Salish culture is renowned for the art of weaving and the use of the spindle whorl. The womenfolk are responsible for making blankets and girls train with their grandmothers at a very young age to carry on the legacy. They are renowned skilled weavers of the Pacific Northwest, famous for their beautiful twill blankets. Salish blankets were used as currency to purchase goods and were given to other villages as a sign of prosperity of the community or individual presenting it. These were also presented to honour members of the community. These are still used as a mark of status and protection in ceremonies. Salish blankets are considered protective garments of powerful spiritual significance, offering focus and strength during life changing events.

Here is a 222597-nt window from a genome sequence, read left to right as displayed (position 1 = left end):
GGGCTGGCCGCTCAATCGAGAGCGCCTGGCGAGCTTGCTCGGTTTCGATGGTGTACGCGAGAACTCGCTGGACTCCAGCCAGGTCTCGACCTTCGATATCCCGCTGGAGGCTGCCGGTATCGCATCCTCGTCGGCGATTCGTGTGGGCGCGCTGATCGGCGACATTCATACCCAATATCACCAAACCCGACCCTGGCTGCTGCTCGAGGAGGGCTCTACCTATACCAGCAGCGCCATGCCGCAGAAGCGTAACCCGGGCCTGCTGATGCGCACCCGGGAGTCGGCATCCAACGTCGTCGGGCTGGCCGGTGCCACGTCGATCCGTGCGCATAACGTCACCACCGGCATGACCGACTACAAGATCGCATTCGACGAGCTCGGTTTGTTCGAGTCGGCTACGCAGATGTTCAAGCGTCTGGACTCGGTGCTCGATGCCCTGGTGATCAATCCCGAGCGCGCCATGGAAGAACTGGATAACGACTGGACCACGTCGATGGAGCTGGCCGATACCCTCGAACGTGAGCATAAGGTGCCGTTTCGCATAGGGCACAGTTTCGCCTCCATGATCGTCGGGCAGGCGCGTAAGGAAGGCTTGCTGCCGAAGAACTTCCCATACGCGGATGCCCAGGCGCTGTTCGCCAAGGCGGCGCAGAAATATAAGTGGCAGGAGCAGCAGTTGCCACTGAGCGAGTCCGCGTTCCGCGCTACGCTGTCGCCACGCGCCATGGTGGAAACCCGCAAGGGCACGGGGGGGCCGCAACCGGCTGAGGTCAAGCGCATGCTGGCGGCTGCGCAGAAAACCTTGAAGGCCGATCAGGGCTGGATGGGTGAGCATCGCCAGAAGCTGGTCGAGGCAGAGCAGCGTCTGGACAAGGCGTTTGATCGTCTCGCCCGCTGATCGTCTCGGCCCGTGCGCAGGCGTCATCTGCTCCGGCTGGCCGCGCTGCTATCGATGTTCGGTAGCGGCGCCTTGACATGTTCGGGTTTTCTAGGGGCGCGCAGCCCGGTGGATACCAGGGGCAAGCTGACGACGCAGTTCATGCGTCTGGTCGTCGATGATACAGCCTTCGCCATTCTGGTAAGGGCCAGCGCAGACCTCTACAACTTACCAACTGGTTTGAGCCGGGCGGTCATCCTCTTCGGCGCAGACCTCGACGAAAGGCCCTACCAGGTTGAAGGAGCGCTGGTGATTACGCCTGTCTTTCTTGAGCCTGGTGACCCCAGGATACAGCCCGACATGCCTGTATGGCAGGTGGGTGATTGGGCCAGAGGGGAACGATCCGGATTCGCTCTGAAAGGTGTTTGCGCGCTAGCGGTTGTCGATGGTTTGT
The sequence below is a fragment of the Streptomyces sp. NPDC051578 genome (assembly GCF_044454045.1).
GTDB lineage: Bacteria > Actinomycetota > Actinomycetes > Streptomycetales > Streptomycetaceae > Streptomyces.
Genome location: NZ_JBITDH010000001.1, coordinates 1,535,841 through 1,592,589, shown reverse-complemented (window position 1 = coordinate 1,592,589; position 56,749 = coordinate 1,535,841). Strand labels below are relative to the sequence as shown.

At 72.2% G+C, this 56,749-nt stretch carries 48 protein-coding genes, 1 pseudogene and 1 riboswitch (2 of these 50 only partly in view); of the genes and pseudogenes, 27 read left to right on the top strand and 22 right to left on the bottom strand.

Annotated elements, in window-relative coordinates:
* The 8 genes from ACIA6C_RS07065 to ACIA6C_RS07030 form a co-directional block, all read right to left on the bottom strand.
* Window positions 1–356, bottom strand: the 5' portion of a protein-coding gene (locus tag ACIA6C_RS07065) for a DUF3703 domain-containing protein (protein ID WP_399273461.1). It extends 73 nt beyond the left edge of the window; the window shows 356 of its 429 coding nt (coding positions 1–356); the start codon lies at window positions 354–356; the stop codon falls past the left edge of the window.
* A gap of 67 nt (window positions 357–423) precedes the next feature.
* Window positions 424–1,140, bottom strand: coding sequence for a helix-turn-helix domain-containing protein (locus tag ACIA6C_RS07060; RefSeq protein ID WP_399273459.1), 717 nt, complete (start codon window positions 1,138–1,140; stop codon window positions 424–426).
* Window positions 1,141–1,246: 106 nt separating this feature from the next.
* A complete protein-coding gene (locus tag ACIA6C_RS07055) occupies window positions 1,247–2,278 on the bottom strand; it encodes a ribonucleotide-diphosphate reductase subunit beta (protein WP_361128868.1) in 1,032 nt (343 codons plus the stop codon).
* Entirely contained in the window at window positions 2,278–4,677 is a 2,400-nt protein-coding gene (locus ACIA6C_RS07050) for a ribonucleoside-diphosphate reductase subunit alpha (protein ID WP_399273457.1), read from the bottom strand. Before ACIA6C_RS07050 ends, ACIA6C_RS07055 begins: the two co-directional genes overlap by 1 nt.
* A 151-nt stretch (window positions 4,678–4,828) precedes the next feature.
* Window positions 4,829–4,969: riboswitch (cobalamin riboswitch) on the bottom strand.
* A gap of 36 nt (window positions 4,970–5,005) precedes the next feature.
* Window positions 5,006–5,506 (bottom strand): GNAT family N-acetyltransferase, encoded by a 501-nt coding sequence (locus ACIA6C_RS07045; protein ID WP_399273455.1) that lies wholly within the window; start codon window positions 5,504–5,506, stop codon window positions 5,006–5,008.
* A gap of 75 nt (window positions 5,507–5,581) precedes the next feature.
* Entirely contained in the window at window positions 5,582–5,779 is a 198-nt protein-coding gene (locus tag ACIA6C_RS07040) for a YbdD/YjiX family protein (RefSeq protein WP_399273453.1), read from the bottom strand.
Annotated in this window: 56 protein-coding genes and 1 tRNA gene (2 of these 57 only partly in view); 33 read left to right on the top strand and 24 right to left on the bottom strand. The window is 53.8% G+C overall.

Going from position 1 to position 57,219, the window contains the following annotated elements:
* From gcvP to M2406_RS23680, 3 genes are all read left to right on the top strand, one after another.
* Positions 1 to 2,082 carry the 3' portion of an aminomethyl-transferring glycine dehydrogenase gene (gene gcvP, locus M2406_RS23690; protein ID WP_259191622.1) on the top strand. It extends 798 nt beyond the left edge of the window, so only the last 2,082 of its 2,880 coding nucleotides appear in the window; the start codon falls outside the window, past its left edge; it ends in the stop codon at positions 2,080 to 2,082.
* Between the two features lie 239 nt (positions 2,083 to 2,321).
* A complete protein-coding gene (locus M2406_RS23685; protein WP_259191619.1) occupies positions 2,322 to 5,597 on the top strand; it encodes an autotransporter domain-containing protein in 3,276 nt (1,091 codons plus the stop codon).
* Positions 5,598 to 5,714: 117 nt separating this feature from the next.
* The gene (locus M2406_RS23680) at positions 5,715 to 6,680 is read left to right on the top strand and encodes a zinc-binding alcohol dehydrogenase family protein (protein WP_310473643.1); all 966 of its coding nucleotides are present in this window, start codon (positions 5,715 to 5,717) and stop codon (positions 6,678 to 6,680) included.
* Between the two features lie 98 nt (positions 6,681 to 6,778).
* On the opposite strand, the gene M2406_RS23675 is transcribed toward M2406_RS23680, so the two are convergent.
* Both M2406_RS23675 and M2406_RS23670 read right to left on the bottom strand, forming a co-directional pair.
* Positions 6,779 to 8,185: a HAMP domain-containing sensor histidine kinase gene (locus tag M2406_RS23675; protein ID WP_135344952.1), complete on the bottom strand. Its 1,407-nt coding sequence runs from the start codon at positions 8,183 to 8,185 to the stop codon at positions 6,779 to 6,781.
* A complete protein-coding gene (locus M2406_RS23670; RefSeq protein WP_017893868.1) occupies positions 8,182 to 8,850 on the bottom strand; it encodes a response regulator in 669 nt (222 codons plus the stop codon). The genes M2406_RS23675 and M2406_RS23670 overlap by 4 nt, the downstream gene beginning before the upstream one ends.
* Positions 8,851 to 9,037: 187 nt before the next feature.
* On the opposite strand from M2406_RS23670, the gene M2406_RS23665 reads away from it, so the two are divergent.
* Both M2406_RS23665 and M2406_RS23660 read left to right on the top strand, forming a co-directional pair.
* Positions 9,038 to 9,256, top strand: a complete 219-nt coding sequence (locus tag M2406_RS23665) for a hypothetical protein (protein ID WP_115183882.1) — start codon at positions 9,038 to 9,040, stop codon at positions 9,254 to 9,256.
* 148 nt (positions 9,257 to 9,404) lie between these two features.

The Coast Salish spindle whorls are known for their exceptional carved geometric, human, or animal designs. The loom is made of two vertical posts supported by two horizontal bars. The blankets are woven on those bars. The vertical posts are used for making adjustments and variations. Coast Salish peoples have used weaving materials found locally, such as cedar bark, willow bark, nettle fibre, milkweed fibre, mountain goat’s wool, and woolly dog’s hair. Shredded cedar bark twisted with wool of mountain goats has been used to form the warp. Their legacy includes twined mountain goat wool robes, twill-plaited blankets in geometric designs made of goat wool, cattail fluff, as well as dog wool sheared from small woolly dogs. Salish wool was mostly created by mixing goat and dog wool. The white wool of the mountain goat is the most revered fibre for Coast Salish peoples. The mountain goat is considered the purest of all animals since it lives in remote areas with a proximity to the sky. However, these days, domestic sheep wool is mostly used by Coast Salish weavers.